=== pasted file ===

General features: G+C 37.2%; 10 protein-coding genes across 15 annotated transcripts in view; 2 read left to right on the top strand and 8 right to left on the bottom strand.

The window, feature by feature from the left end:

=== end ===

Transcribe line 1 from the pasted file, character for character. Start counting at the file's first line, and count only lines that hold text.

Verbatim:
General features: G+C 37.2%; 10 protein-coding genes across 15 annotated transcripts in view; 2 read left to right on the top strand and 8 right to left on the bottom strand.